Though unrelated to the controversy over the DP World acquisition of P&O Ports, certain provisions of U.S. laws governing airline ownership and management appear to be stuck at a point European Union (EU) negotiators had found unacceptable in the past.
In a revised notice of proposed rulemaking (NPRM), the U.S. Department of Transportation (DOT) let stand the requirements that no more than 25% of the voting stock of a U.S. airline could be held by foreign nationals and two-thirds of the company’s board and senior officers must be U.S. citizens.
DOT did say the rules would remain but would be interpreted differently. U.S. citizens would retain control over safety, security and anti-terrorism measures while foreign nationals could manage commercial aspects of the business.
The lack of progress in negotiations means the two parties will miss the June deadline for an agreement and, as a consequence, the hoped-for open skies agreement won’t be in place by March 25, 2007, ahead of the next peak travel season.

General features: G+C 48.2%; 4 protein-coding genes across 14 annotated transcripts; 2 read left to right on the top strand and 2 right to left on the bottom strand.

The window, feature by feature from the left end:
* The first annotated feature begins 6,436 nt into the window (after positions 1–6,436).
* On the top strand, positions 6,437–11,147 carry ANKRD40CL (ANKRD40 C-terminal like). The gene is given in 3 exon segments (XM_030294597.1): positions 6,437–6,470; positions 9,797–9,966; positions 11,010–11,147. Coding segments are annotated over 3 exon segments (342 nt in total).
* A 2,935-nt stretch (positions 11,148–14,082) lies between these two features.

Part of the negotiations centers on a nationality clause which limits European airlines to flying from airports in their home country. British Airways, therefore, could not fly from Paris to New York. More troubling for the EU companies is the potential they would lose landing rights due to consolidation. The Air France acquisition of KLM Royal Dutch Airlines could have cost the airline its landing rights on lanes between Amsterdam (KLM’s home airport) and U.S. cities if KLM had merely become part of Air France, based in Paris.